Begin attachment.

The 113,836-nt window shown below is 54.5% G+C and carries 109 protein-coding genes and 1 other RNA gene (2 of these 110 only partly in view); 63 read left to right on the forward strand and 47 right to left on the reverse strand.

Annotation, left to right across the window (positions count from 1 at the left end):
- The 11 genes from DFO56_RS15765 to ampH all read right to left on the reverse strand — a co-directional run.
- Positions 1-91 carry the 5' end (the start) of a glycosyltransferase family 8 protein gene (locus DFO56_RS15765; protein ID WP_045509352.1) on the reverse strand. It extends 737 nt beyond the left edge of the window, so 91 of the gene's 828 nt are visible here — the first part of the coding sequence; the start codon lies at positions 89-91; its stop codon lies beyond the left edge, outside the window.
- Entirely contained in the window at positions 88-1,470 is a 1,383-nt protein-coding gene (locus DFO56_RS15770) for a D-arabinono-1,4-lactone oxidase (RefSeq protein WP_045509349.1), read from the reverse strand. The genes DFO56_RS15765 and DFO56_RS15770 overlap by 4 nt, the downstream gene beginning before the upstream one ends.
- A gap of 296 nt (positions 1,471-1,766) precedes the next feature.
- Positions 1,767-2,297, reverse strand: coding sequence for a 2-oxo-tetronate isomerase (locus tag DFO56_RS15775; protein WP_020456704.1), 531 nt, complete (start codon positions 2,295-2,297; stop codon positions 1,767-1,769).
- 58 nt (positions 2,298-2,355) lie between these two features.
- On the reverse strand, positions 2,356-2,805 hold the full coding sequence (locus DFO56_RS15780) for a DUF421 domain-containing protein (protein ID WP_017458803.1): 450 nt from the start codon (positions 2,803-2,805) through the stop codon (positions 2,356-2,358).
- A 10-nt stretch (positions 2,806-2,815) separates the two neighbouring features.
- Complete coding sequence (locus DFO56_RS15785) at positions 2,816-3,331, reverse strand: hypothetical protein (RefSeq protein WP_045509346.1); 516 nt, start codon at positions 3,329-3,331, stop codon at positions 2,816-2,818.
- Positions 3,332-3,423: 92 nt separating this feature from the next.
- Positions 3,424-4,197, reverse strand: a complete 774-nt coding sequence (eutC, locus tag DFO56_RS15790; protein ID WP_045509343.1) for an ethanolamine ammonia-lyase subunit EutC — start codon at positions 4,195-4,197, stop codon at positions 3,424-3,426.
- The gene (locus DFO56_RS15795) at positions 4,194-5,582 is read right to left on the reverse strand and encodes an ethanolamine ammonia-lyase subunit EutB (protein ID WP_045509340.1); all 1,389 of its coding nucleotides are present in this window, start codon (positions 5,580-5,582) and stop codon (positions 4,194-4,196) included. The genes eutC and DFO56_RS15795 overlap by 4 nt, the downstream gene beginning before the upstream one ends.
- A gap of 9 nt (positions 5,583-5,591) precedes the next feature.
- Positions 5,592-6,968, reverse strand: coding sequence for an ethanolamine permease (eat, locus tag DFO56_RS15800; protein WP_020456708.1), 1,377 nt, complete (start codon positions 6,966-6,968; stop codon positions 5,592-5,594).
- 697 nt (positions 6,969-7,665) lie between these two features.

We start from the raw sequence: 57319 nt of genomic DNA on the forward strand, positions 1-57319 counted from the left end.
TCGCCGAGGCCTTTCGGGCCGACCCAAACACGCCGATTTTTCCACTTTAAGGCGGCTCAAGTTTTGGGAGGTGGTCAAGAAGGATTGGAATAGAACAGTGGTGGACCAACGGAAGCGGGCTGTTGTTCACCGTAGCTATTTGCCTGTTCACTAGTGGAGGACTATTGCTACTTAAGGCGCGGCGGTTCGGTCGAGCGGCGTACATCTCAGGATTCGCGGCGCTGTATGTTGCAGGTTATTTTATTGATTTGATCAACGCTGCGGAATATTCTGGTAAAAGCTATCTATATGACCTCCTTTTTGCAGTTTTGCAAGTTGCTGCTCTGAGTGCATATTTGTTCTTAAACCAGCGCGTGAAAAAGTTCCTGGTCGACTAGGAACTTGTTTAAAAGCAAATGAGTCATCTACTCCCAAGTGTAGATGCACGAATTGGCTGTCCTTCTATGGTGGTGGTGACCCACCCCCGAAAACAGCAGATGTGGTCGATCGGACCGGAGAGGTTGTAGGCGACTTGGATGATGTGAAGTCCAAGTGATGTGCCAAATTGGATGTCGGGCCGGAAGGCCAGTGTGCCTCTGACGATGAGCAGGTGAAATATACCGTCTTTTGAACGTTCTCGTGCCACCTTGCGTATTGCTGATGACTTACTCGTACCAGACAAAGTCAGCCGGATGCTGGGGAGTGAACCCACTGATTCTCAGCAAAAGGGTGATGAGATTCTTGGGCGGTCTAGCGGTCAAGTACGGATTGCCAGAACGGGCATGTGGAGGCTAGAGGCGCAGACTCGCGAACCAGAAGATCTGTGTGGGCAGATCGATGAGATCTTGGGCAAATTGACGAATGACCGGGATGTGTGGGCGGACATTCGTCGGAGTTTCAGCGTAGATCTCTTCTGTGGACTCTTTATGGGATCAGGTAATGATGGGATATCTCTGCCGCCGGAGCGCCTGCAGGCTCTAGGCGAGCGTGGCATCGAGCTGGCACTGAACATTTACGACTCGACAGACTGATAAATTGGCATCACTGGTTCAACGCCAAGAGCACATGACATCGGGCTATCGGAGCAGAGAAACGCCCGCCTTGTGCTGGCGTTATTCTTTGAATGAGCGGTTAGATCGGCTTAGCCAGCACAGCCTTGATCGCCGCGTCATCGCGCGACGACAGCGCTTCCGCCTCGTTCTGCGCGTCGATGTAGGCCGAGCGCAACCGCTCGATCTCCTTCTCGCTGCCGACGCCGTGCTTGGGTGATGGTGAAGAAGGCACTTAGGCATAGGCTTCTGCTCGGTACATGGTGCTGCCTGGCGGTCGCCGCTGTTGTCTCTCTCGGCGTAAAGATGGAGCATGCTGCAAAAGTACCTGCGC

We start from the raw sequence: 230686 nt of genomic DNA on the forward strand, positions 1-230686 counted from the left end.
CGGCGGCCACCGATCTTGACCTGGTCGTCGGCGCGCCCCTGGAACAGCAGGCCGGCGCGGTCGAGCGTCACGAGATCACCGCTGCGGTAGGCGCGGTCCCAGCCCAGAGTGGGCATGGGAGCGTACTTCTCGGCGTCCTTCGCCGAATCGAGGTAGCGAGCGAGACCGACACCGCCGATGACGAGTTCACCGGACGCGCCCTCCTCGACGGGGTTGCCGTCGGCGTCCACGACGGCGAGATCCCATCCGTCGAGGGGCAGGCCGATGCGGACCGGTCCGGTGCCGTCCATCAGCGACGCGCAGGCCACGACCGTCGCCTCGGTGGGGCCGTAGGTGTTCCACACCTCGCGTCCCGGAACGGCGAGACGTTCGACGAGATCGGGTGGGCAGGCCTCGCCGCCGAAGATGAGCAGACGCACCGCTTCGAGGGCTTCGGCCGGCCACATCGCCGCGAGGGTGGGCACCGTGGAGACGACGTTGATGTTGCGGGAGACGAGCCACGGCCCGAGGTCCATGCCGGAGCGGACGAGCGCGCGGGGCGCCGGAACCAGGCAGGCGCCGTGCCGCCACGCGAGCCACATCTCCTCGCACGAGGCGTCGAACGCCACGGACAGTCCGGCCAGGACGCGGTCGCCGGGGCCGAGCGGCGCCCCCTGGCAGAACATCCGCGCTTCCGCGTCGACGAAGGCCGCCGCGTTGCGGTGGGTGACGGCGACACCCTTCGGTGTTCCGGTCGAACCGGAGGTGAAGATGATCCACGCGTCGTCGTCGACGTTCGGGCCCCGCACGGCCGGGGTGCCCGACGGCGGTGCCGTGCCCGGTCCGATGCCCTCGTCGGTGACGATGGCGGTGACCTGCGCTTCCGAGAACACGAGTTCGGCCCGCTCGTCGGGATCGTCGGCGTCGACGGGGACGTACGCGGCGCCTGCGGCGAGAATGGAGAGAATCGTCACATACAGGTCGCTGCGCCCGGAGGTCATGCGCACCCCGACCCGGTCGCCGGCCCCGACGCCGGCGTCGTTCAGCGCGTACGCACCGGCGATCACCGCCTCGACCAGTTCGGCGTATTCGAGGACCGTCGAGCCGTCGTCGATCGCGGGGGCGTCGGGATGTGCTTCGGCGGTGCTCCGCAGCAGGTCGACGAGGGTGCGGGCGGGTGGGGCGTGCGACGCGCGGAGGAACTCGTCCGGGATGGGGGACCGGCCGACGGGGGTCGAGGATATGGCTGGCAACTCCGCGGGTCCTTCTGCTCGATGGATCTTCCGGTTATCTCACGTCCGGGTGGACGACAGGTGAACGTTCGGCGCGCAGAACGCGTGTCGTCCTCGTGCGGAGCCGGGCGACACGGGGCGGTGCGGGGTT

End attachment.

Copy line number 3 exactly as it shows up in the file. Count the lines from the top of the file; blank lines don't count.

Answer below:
- The 11 genes from DFO56_RS15765 to ampH all read right to left on the reverse strand — a co-directional run.